Rule-utilitarianism and the slippery slope

Journal of Philosophy 75 (8):414-424 (1978)
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Abstract
It is sometimes said that permitting, say, voluntary euthanasia would erode the motivations and inhibitions supporting other, legitimate prohibitions on killing to the point where widespread disregard for the moral law would result. this paper discusses the relevance of such "slippery slope" arguments for the rule-utilitarian who claims that we can assess moral rules by asking whether their acceptance would maximize utility. first it is argued that any normative theory of this type cannot recognize slope arguments as legitimate considerations in this assessment. second, it is suggested that a theory based on the very different notion of choosing a moral code can permit slope arguments to weigh as relevant considerations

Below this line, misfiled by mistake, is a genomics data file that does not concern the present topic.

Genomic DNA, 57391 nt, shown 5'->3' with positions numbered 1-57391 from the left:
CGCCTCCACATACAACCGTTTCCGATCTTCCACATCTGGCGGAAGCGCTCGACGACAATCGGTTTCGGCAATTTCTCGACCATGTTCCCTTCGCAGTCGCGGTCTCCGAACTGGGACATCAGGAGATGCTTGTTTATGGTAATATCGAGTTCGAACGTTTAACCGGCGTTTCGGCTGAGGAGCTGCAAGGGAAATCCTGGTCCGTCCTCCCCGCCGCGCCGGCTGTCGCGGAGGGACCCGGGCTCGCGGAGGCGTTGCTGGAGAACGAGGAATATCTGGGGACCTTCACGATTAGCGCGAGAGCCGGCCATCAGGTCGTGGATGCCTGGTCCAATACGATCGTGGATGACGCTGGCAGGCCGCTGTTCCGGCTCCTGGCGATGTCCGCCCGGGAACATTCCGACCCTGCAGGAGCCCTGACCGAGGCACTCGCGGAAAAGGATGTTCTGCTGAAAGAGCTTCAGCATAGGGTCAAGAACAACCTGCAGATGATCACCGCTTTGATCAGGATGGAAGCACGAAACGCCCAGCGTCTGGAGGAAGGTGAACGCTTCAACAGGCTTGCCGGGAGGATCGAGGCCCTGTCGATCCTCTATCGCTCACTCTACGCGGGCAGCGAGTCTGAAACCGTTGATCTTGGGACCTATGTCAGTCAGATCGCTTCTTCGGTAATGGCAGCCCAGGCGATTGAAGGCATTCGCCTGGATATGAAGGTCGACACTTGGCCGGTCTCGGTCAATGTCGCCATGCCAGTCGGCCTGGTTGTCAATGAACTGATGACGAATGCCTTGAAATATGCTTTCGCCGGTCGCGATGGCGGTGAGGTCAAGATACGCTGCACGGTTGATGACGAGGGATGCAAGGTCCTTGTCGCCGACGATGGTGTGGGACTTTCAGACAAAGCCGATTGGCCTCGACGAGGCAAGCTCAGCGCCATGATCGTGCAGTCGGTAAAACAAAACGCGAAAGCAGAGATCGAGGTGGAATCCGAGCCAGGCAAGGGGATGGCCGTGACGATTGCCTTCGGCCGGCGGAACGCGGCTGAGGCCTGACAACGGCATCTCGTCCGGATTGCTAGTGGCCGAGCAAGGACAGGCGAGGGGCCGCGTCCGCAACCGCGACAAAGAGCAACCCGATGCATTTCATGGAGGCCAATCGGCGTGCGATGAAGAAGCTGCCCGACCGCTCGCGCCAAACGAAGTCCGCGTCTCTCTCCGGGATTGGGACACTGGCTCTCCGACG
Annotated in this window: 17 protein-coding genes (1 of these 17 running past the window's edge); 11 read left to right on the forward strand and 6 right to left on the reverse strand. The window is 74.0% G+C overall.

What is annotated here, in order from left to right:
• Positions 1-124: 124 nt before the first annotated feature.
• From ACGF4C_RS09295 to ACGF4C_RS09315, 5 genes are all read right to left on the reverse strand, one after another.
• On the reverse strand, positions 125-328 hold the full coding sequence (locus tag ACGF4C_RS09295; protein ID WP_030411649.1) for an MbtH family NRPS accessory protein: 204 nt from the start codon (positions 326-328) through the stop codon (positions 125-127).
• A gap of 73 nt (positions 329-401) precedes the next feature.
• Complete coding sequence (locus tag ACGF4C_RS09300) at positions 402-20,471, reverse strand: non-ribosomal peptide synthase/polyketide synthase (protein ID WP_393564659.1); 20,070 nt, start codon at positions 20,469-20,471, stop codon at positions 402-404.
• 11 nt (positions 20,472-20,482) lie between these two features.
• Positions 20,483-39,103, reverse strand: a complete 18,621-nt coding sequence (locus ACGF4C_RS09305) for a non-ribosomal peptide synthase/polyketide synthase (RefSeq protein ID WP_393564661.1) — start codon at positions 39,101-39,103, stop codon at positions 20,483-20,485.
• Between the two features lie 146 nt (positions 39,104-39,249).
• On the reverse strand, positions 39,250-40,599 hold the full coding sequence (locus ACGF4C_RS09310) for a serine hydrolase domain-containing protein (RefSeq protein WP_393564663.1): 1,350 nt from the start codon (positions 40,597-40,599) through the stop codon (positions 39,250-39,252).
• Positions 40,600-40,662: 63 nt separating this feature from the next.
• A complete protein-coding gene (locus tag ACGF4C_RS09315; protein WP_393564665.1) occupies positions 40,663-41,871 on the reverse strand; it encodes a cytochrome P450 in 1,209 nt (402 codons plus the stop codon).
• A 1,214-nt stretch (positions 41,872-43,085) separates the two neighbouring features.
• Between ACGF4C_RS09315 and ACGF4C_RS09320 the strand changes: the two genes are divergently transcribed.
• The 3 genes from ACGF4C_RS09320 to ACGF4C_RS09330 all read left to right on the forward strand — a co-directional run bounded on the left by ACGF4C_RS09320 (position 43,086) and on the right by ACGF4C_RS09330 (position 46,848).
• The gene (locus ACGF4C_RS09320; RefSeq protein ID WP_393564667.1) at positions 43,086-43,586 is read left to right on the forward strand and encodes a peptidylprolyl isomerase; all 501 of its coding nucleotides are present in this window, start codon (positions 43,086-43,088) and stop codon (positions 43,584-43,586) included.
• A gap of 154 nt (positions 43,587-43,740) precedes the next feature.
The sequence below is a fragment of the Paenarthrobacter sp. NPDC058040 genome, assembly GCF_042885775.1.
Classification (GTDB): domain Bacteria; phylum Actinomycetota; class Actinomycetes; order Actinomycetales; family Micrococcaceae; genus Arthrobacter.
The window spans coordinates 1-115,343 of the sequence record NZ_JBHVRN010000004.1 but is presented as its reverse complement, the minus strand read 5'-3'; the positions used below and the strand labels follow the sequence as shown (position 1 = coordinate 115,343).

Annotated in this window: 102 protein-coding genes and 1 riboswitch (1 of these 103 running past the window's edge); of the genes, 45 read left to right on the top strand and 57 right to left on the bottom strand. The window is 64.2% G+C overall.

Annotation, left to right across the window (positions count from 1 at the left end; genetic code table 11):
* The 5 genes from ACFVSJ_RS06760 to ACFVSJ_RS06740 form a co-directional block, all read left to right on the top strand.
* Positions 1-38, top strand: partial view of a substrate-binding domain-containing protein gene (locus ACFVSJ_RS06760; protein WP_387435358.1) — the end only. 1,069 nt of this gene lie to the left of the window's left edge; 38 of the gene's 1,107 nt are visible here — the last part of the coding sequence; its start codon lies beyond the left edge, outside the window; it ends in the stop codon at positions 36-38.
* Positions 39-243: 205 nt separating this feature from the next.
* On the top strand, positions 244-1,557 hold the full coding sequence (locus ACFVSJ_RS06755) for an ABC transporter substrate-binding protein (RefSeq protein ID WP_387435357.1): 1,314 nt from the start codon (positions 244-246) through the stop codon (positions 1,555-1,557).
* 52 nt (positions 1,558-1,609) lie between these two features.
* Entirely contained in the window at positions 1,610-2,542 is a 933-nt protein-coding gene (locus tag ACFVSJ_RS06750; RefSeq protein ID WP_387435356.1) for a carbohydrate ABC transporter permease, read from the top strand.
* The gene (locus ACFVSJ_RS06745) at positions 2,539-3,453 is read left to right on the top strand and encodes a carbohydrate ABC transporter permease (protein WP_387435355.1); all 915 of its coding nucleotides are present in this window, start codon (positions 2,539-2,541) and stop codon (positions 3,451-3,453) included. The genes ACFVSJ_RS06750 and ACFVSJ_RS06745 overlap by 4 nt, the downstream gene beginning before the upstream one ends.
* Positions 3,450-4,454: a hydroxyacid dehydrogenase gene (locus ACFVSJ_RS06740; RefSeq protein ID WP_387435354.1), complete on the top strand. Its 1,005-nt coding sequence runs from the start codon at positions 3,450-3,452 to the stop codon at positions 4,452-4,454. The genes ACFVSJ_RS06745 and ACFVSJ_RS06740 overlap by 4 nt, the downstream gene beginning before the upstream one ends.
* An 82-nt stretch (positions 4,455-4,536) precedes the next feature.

ISBN(s)
0022-362X
PhilPapers/Archive ID
TRIRAT
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